What stories should we remember, and which ones are we forced to forget? What if we discover a truth from the past that shaped us even though we didn't know it? Maxine Hong Kingston's 1975 masterpiece, The Woman Warrior: Memoirs of a Girlhood Among Ghosts
, transformed American literature by adding a voice that had been with us all along yet insufficiently recognized. The book gives expression to the experience of Chinese Americans, which Kingston splices, multiplies and amplifies in five powerful sections of a book that delve into Chinese mythology, the experience of immigrants, and the difficult and tenuous ways of passing stories from generation to generation. In my conversation with professor Ava Chin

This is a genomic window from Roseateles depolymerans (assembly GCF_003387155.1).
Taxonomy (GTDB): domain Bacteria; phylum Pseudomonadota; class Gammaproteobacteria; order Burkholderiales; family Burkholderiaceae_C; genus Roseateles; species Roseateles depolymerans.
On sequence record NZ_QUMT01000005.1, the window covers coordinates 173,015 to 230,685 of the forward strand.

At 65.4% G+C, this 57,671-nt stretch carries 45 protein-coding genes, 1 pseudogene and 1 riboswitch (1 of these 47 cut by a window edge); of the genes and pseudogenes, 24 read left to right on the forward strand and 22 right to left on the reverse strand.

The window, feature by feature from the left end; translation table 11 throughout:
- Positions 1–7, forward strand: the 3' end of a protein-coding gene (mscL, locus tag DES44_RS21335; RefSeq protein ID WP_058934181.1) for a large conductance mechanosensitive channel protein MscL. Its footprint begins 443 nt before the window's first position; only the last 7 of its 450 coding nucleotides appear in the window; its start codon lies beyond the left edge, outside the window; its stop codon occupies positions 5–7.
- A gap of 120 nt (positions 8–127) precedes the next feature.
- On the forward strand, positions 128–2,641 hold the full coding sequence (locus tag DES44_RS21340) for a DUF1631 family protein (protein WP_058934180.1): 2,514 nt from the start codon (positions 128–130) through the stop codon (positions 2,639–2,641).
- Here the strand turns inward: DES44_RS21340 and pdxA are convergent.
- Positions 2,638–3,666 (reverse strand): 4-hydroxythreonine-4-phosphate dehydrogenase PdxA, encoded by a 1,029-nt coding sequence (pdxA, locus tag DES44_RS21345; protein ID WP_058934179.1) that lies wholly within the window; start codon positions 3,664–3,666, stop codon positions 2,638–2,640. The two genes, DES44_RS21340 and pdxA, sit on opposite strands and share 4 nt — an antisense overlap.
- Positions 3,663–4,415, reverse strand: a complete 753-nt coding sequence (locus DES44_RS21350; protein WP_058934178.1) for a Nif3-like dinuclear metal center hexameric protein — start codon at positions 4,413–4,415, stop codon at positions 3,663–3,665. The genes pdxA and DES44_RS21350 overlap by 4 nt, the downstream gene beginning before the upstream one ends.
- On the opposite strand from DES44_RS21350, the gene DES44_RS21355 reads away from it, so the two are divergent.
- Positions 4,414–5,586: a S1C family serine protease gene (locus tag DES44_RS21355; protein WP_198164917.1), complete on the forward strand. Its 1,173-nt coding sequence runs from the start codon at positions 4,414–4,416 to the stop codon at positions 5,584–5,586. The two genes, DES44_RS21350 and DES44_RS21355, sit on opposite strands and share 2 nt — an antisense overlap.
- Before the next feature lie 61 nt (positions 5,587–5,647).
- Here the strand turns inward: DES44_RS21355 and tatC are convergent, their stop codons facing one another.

, author of Eating Wildly: Foraging for Life, Love and the Perfect Meal
, who has been teaching The Woman Warrior
for many years, we examine how this gripping book of one girl's coming of age teaches us to figure out which parts of us are true to ourselves, and which ones have been imposed on us by others.
Uli Baer is a professor at New York University. He is also the host of the excellent podcast "Think About It"